Aurora-Triggering Sunspot Cluster Returns, Firing Off Powerful Solar Flare

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By Lydia Amazouz Published on June 25, 2024 13:00
Aurora Triggering Sunspot Cluster Returns, Firing Off Powerful Solar Flare

A particularly long-lived and violent sunspot cluster, designated AR 3723, has rotated back into view for the third time, promptly firing off an M9.3 solar flare.

This cluster, which has previously triggered intense auroras and geomagnetic storms, initially appeared as AR 3664 and then AR 3697. It is responsible for the most intense geomagnetic storm in 20 years. The solar flare on June 23, 2024, was near the threshold of an X-class flare, the highest intensity category for solar flares.

Historical Context and Recent Activity

The sunspot cluster AR 3723 has demonstrated remarkable persistence and intensity, having survived two complete rotations on the far side of the Sun. Initially identified in May as AR 3664, it first rotated out of view on May 15, after causing the most intense geomagnetic storm in two decades.

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This storm generated spectacular auroras seen around the world. When it returned as AR 3697 on May 27, the sunspot fired an X12-class solar flare, the most intense in the current solar cycle, and caused the most severe solar radiation storm since 2017. After rotating out of view again on June 11, it reappeared as AR 3723 on June 23, announcing its return with an M9.3-class flare.

Aurora Triggering Sunspot Cluster Returns, Firing Off Powerful Solar Flare

Solar physicist Keith Strong highlighted the significance of the recent flare on X ( former Twitter) saying : "SO NEAR AND YET SO FAR! A new sunspot region on the SE limb just produced an M9.7 flare (just 3% short of an X flare)."

Solar Flare Classification and Impact

Solar flares are categorized based on their X-ray intensity, ranging from A, B, C, M, to X, with each letter representing a tenfold increase in intensity. The M9.3 flare from AR 3723 is just shy of an X-class flare, indicating its significant power.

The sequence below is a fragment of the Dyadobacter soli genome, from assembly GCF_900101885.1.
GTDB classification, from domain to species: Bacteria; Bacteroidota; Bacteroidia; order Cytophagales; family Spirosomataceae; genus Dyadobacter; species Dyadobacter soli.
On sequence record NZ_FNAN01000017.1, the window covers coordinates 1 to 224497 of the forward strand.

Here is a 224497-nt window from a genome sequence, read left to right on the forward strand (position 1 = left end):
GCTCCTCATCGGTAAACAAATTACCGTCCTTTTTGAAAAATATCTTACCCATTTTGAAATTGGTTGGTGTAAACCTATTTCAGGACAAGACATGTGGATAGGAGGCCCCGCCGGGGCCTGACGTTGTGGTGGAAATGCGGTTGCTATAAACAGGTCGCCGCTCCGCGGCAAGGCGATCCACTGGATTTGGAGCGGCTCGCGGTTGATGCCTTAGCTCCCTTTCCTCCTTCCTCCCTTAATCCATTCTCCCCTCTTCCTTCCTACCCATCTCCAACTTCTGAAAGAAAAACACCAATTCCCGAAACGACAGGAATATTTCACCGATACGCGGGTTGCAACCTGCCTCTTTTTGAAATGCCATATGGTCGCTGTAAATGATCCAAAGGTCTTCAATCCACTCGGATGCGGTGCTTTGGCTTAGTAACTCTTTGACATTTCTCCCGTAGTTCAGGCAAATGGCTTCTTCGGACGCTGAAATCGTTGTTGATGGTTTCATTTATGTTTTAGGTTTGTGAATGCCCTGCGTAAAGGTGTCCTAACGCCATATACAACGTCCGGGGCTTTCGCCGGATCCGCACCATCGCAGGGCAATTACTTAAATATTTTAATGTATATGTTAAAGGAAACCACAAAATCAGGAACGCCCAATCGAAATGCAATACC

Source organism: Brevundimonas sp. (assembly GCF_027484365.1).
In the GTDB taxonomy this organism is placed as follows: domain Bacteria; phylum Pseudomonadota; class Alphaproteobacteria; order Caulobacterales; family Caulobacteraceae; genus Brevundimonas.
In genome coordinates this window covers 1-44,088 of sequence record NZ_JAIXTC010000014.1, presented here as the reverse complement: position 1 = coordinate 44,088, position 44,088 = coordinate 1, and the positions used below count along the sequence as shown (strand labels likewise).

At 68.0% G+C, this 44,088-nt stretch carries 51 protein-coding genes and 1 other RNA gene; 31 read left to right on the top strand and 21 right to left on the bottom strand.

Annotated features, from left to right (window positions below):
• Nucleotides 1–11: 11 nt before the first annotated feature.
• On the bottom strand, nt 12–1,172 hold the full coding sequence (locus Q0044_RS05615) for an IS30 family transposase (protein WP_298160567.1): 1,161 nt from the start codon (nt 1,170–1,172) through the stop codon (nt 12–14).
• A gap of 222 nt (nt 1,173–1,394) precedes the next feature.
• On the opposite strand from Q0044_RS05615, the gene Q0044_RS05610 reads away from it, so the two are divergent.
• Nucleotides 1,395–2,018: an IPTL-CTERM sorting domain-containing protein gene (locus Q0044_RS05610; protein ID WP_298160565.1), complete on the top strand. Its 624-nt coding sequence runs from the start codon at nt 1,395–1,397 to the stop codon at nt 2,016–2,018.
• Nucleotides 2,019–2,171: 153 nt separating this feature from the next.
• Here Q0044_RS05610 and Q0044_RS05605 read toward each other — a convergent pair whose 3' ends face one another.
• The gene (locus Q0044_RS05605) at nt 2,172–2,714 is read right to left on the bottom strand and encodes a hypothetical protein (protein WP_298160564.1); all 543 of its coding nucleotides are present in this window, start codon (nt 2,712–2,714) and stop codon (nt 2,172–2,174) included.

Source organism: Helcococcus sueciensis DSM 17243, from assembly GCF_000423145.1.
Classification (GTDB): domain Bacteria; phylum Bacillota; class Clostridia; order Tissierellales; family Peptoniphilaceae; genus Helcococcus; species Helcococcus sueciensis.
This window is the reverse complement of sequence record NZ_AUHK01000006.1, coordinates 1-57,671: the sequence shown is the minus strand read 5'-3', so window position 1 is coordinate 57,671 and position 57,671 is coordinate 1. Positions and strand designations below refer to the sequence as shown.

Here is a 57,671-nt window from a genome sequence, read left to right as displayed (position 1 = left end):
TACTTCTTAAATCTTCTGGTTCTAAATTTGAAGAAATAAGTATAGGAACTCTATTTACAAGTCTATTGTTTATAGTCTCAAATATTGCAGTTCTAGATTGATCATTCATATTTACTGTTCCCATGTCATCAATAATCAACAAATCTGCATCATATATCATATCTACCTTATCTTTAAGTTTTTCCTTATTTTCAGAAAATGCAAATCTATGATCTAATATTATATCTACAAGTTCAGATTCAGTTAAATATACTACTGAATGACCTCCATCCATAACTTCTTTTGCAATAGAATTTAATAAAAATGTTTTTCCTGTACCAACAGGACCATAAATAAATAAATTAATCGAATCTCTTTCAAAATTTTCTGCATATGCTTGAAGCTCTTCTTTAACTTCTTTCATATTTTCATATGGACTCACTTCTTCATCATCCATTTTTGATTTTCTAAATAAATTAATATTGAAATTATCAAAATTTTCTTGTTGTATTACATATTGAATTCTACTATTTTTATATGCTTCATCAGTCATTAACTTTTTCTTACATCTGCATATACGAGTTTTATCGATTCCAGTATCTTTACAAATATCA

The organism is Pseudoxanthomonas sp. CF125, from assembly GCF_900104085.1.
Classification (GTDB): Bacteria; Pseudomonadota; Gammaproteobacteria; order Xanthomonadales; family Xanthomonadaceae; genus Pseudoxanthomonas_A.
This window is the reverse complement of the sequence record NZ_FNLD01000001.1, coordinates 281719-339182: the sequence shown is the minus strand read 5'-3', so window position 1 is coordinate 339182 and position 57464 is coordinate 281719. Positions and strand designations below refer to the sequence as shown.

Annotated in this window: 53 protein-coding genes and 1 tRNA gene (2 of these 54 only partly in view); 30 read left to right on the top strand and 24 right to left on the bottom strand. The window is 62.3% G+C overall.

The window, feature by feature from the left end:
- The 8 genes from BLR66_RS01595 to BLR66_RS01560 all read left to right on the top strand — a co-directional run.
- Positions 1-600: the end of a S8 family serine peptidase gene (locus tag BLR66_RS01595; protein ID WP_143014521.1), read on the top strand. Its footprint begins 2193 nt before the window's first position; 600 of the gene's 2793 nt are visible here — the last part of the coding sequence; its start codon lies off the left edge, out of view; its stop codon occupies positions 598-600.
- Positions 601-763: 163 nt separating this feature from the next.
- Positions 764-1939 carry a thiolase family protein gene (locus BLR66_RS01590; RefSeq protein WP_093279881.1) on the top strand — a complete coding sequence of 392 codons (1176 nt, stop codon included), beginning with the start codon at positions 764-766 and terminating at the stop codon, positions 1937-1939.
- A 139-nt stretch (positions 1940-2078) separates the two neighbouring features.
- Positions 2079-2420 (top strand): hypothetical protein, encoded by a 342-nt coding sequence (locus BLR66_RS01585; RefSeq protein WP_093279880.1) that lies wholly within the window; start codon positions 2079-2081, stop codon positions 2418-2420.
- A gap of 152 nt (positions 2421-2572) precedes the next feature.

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These intense flares can be accompanied by coronal mass ejections (CMEs), where hot gas or plasma is violently expelled from the Sun's outer atmosphere. The historic geomagnetic storm in May was caused by multiple CMEs from AR 3723, which overtook and merged, carrying a portion of the Sun's magnetic field toward Earth.

When the region previously rotated into view as AR 3697, it unleashed an X-class solar flare, triggering radio blackouts across Western Europe and the Eastern United States. Scientists will be keeping a watchful eye on this region as it produced 28 M-class flares and 6 X-class flares during its last rotation as AR 3697. This indicates a continued potential for significant solar activity, which could lead to further geomagnetic storms and auroras visible from Earth.

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Effects on Earth and Future Monitoring

The June 23 solar flare triggered moderate shortwave radio blackouts across Western Europe and Africa. These radio blackouts are common after powerful solar flares due to the intense X-rays and extreme ultraviolet radiation emitted, which ionize the Earth's upper atmosphere. This ionization disrupts high-frequency shortwave radio signals, leading to communication degradation or complete signal loss. Such disturbances can have widespread implications for aviation, maritime operations, and emergency communications.

Moderate shortwave radio blackouts were experienced on June 23.  (Image credit: NOAA/SWPC)

As AR 3723 continues its current rotation, scientists will closely monitor its activity. The sunspot region's ability to produce high-intensity flares and geomagnetic storms makes it a subject of significant interest. The region's repeated activity highlights the dynamic and sometimes unpredictable behavior of the Sun, which can have substantial impacts on space weather and terrestrial technologies.

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The return of the aurora-triggering sunspot cluster AR 3723 with its powerful solar flares underscores the importance of continuous monitoring of solar activity. This persistent and potent sunspot region remains a critical area of study for understanding and predicting space weather events.

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An editor specializing in astronomy and space industry, passionate about uncovering the mysteries of the universe and the technological advances that propel space exploration.

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